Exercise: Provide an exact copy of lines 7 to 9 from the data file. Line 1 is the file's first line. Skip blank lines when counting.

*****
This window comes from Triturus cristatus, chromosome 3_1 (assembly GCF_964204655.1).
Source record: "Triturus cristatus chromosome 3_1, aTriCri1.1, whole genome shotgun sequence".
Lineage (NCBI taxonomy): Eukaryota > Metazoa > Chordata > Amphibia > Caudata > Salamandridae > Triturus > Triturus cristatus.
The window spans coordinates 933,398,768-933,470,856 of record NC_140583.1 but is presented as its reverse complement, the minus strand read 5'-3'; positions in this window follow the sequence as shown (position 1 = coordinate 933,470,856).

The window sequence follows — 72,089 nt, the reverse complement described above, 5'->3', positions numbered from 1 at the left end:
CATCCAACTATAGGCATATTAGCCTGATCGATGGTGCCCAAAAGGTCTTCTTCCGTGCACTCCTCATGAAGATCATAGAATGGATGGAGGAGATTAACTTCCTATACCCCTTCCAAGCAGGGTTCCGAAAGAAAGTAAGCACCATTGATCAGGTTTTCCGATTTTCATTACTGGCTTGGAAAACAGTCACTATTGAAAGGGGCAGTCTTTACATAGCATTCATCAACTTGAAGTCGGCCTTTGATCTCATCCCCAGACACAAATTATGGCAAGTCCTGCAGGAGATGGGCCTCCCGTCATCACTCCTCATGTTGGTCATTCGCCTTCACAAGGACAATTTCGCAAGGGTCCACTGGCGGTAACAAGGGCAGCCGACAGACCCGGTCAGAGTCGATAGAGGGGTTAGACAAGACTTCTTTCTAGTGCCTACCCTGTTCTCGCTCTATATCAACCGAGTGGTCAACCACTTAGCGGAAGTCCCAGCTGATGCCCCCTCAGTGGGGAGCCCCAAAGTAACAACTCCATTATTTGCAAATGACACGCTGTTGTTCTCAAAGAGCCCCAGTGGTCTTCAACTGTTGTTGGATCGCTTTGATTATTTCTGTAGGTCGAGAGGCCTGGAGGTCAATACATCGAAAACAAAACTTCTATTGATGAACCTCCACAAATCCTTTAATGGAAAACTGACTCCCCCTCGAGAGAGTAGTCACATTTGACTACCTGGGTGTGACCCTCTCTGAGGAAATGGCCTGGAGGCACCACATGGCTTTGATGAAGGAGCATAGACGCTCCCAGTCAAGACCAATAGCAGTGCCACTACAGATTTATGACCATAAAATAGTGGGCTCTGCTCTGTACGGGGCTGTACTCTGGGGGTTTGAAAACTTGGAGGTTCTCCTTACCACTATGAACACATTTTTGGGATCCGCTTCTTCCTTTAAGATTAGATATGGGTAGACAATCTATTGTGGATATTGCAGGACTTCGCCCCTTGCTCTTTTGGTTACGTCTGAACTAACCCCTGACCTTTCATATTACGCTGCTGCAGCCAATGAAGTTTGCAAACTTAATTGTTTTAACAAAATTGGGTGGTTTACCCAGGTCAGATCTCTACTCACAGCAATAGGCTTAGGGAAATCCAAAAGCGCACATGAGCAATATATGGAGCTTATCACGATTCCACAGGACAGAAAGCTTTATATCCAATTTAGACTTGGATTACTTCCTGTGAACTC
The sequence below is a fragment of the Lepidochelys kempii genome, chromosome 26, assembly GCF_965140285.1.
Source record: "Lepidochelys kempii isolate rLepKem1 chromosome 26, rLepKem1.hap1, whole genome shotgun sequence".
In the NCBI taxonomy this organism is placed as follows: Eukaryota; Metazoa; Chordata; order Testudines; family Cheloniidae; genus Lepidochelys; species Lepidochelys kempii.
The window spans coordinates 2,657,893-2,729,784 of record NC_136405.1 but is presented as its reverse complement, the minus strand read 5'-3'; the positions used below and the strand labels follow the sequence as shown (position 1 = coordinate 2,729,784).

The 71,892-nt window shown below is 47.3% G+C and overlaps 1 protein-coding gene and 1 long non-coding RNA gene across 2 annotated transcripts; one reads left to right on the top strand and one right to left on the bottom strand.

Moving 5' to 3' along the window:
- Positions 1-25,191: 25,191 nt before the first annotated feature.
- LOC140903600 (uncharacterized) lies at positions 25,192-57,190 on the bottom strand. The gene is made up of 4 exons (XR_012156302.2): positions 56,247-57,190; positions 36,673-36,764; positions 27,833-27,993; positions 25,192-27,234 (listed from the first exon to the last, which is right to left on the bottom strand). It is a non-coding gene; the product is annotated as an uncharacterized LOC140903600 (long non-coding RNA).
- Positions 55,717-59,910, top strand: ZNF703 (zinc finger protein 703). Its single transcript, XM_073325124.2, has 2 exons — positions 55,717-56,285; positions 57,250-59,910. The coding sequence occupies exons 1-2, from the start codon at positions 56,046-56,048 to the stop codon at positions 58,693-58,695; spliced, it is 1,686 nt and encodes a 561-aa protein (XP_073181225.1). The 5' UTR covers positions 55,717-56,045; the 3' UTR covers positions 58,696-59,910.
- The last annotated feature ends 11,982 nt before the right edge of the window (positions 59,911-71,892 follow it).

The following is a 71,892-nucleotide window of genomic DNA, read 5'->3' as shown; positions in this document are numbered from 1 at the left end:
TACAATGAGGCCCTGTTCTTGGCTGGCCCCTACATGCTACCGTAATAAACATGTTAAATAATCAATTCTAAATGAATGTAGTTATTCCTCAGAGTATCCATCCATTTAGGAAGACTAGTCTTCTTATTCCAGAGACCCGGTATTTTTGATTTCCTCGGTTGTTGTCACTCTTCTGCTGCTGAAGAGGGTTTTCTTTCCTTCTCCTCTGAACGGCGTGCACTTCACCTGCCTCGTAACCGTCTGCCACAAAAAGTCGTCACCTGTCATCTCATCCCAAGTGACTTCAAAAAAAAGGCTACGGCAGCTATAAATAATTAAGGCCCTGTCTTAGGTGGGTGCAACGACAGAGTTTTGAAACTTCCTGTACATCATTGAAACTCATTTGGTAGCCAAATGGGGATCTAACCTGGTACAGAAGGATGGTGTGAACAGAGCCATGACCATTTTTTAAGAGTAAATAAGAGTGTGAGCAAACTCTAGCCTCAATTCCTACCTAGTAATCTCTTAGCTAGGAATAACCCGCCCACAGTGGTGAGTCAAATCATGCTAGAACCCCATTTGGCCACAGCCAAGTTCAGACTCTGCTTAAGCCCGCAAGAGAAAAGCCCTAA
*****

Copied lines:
The sequence below is a fragment of the Lepidochelys kempii genome, chromosome 26, assembly GCF_965140285.1.
Source record: "Lepidochelys kempii isolate rLepKem1 chromosome 26, rLepKem1.hap1, whole genome shotgun sequence".
In the NCBI taxonomy this organism is placed as follows: Eukaryota; Metazoa; Chordata; order Testudines; family Cheloniidae; genus Lepidochelys; species Lepidochelys kempii.